Tuesday, March 18, 2008

More or less Unaustralian

The term “Unaustralian” is the great Australian pejorative weaselword. It has jumped into the popular lexicon in last decade or so, almost always as a dog-whistle to call attention to some undesirable activity in the eye of the beholder. And just about anything can be thus labelled. In recent weeks such diverse items such as binge drinking, school metal detectors, the Melbourne 2030 blueprint (which limits outer suburban housing development) and the racist removal of Aboriginals from an Alice Springs motel were all lumped together as being “unaustralian” (or sometimes unAustralian or un-Australian).

This word is wideranging and eminently adaptable. People can be unaustralian too, such as Dick Smith, for helping David Hicks find employment. Actions can be unaustralian such as slurring Liberal politician Eric Abetz by association with his great uncle Otto who was Nazi ambassador to Vichy France (even though the only person making the association, and using the unaustralianism is Eric Abetz himself).

One can also be labelled unaustralian in more deliberately facetious ways such as the refusal to stop work and have a pint of Guinness on St Patrick’s Day (yesterday) or by having humility and good taste or by hating lifeguards.

The Australian newspaper’s (which ought to be an authority about its opposite) music columnist Ian Shedden claims the title of Un-Australian of the Year, which he says was bestowed upon him for suggesting that the Country Music Association of Australia was considering moving the annual Tamworth country music festival away from Tamworth. If true, and it has yet to be corroborated, he is in august company as it is a title he must share with Prime Minister Kevin Rudd. Rudd was also named 2008 Un-Australian of the Year by men’s magazine Zoo Weekly for his revelation he behaved like a “perfect gentleman” during his 1990s New York strip club adventure. Rudd narrowly edged out David Hicks and Eddie Jones for the award.

He follows in the footsteps of Muslim cleric Sheikh Taj al-Din al-Hilali who has been quiet for the past 12 months but who won the award in 2007 for his long list of controversial pronouncements all gleefully reported by the media. Hilali beat out Germaine Greer and Paul Hogan for the title. The magazine’s editor declared the nominees all deserved "a tonk over the head" for not displaying "good old-fashioned Aussie values".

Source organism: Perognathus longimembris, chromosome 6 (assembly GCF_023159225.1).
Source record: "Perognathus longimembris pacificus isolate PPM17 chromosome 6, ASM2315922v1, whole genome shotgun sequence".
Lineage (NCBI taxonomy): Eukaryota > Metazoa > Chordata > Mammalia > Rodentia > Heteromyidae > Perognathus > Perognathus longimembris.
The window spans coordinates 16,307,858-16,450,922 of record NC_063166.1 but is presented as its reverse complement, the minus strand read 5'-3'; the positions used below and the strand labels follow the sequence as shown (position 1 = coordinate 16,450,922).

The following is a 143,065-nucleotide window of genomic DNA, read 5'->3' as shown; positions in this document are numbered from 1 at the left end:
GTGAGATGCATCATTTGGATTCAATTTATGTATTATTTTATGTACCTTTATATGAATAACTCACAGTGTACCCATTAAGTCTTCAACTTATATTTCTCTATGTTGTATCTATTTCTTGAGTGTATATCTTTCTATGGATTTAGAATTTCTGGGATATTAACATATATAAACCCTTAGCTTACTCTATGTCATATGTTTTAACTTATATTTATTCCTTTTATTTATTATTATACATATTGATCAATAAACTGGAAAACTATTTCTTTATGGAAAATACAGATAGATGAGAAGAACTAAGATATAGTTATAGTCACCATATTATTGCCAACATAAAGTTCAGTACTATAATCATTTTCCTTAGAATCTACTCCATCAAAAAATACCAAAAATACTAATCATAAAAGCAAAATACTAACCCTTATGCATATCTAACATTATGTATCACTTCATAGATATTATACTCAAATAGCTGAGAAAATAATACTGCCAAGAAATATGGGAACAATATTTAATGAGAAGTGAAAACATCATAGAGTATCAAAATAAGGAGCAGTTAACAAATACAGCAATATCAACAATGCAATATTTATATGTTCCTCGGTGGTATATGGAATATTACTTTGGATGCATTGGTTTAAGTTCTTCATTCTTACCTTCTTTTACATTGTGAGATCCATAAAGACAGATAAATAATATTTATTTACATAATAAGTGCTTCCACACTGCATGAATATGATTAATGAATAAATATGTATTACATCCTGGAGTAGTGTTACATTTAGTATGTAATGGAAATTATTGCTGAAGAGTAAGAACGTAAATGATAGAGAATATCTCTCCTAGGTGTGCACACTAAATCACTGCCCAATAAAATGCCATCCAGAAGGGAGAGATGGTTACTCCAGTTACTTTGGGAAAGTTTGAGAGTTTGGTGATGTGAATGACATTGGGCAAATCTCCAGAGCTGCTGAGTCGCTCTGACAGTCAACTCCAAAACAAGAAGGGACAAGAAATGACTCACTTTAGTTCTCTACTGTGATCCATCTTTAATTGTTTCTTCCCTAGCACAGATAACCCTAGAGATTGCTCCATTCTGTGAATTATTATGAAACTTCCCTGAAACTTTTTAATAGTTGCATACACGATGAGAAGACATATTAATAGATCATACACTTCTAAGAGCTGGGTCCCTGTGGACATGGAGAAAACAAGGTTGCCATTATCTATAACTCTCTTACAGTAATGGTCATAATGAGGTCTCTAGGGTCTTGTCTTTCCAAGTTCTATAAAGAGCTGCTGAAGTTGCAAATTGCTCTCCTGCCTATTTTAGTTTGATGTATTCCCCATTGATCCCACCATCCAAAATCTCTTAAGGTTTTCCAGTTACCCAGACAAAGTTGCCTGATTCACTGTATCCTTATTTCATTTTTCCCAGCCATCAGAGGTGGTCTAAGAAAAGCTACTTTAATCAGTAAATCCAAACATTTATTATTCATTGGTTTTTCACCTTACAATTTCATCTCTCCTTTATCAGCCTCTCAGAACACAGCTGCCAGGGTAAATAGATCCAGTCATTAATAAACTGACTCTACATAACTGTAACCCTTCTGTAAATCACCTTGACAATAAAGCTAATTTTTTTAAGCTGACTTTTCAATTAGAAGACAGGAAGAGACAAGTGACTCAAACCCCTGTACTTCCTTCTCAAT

According to the Macquarie and Australian Oxford dictionaries the word “unAustralian” means: "not in accordance with the characteristics…said to be typical of the Australian community". It also has connotations of "incivility and foreign influence". The Melbourne Age suggests the phrase dates back to 1855 when it was used to describe a part of the local landscape that looked British and hence unAustralian.

The subject of unaustraliana has received attention in academic circles too. Researchers Philip Smith from the University of Queensland and Tim Phillips from the University of Tasmania wrote a paper (pdf) in 2001 about it which suggests the word is a relative latecomer to fame having entered popular culture in the 1990s. But contrary to The Age, Smith and Phillips can only trace the history of the word back to the early 20th century and the institutionalisation of the White Australia Policy. In the military aftermath of World War I and the Russian Revolution the archetypal “heroic digger” was portrayed as willing and ready to guard and defend Australia against such ‘UnAustralian’ ragtag elements as communists, radicals, the Irish, trade unions and pacifists.

The academics also saw parallels with the use of the word and the term ‘UnAmerican’ which was introduced into the popular vocabulary during the 1940s and 1950s by the Senate Committee on UnAmerican Activities. They quoted political sociologist Seymour Martin Lipset who pointed out in 1990 that “being an American … is an ideological commitment. It is not a matter of birth. Those who reject American values are un-American”. However while the American Unamericanism was well documented Smith and Phillips decried the lack of information about the Australian Unaustralianism.

But things have moved on in the last seven years. The conclusion of a three-day conference at the University of Canberra in 2006 was that the word unAustralian meant: nothing. They quoted a 20-year study of the Hansard record which found that politicians of all parties used it 600 times to describe just about everything, with former PM John Howard a prominent user. The study was conducted by German researcher Klaus Neumann who pointed out “it's more or less meaningless. You know, it's used in all sorts of circumstances. The best that could be said for it is that it's a synonym for bloody awful.” But what would he know? He is unAustralian, after all.

No comments: